The next five years of his formal medical training were all in the U.S. Army at Walter Reed General Hospital in Washington D.C. There he completed a general rotating internship, a two-year pediatric residency, a one-year general cardiology residency and a one-year cardiology research fellowship. Upon completion of this training, he became the first pediatric cardiologist in the U.S. Army. After training, he was assigned to the second general hospital in Landstuhl, West Germany. In that position, he became the consultant pediatric cardiologist for all U.S. and Canadian military personal and their families and all U.S. Government personnel and their families who were stationed in Europe and the Middle East. For his work there, he received his first Army Commendation Medal for the creation and operation of a pediatric cardiology referral and treatment service in the European theater.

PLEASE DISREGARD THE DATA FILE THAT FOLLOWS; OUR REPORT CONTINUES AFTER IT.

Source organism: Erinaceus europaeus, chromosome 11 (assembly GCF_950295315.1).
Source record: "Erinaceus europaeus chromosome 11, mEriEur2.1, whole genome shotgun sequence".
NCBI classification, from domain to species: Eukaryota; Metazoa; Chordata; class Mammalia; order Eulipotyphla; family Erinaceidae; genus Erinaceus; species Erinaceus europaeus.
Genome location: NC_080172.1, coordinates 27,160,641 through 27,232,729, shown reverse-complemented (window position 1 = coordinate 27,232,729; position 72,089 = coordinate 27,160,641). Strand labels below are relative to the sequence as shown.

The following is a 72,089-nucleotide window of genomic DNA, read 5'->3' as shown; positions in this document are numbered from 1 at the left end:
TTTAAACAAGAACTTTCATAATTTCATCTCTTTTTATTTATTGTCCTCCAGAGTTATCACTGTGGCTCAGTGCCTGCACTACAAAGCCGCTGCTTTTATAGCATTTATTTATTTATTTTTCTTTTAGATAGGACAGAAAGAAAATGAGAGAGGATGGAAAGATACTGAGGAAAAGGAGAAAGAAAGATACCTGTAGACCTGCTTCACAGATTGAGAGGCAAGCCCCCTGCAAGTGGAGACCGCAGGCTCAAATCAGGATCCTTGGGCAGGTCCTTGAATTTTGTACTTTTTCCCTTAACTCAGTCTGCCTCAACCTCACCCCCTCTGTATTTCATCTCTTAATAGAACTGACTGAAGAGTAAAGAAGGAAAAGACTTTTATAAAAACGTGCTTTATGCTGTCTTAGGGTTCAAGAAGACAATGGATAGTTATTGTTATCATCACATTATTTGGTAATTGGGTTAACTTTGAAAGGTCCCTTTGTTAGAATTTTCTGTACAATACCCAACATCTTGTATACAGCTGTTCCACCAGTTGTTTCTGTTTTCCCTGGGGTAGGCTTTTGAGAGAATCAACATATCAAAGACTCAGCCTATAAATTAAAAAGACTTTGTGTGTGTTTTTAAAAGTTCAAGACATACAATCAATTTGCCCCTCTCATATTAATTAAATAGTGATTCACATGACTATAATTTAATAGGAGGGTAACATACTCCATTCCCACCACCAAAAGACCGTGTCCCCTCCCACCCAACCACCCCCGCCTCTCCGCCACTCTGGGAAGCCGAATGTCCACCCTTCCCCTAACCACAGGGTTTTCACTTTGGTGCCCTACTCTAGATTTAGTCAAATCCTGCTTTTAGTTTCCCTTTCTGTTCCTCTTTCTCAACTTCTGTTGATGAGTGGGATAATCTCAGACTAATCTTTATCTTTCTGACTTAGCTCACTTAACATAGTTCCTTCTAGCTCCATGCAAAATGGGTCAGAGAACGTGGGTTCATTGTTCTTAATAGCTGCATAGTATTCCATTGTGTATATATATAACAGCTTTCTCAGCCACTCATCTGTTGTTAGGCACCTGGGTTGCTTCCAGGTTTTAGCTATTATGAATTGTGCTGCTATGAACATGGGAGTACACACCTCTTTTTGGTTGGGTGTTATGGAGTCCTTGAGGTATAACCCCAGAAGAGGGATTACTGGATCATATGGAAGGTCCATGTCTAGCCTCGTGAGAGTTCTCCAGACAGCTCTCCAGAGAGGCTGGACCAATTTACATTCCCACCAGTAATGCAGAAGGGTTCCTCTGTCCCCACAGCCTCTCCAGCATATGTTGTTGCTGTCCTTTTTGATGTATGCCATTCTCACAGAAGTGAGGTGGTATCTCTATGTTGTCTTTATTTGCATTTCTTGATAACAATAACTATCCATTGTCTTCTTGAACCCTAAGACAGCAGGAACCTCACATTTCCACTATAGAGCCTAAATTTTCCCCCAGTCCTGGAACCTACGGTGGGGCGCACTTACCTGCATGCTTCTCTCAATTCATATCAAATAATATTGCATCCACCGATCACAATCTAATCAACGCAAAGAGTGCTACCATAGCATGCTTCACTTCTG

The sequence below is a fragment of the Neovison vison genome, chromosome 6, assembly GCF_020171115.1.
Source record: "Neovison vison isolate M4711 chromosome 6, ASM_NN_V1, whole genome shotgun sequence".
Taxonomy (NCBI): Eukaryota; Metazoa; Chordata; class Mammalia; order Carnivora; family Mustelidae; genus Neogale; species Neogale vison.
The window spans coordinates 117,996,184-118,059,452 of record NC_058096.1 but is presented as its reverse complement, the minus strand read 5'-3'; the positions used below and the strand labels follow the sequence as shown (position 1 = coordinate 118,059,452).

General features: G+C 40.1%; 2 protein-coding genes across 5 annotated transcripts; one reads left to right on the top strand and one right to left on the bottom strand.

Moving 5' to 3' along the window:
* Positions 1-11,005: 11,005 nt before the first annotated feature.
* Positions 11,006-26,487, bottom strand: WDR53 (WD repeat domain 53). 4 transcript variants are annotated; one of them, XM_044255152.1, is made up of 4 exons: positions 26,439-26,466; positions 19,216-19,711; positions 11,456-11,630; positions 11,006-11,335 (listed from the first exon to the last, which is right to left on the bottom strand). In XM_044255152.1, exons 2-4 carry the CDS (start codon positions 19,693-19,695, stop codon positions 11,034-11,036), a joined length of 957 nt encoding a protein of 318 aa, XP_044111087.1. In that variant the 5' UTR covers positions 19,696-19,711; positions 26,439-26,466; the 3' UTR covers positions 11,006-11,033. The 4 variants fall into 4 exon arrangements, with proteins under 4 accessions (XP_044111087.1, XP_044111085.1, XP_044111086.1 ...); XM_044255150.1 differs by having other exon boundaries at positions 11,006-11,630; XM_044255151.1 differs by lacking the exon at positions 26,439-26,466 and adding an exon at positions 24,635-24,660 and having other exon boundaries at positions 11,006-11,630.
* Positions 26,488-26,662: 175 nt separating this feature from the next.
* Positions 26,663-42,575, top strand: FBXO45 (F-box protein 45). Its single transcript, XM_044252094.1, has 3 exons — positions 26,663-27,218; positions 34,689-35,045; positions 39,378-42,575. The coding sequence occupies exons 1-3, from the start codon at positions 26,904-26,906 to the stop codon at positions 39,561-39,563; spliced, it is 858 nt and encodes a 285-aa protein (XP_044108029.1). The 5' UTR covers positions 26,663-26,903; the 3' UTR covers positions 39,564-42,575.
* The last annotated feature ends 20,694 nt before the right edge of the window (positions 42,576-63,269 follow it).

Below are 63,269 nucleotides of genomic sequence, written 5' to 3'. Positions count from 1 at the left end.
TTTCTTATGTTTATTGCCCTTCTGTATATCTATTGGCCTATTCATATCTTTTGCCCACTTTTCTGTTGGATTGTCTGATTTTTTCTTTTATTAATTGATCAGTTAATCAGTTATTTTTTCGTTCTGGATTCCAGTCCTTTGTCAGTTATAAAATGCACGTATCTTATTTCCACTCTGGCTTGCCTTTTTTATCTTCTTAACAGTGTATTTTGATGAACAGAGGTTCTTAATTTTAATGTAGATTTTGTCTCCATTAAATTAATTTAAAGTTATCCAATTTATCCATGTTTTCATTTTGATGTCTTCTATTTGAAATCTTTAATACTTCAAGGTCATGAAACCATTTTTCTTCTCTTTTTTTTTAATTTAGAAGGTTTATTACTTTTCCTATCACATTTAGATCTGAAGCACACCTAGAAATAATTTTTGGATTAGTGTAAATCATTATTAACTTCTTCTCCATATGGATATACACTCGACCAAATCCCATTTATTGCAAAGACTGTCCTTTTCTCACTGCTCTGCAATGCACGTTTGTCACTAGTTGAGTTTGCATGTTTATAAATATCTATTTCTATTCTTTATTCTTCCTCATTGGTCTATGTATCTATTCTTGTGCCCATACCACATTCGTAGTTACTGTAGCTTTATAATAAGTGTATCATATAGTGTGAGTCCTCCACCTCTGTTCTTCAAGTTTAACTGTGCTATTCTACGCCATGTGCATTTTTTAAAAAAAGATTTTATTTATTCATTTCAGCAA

After four years in Europe, Mullins was reassigned back to Walter Reed Hospital as the assistant chief of cardiology. He was promoted to lieutant colonel. In addition to caring for the pediatric cardiac patients, he had the challenge of developing the pediatric cardiology service at Walter Reed. For his efforts in this endeavor, he received his second Army Commendation Medal. However, the military planned a major change in his carrier with an assignment away from pediatric cardiac patient care which, after his 12 years of active military service, led to his decision to resign from the military. An opportunity to join an established pediatric cardiology practice in Houston, Texas, led to the beginning of his 37-year career at Texas Children’s Hospital (TCH) and Baylor College of Medicine.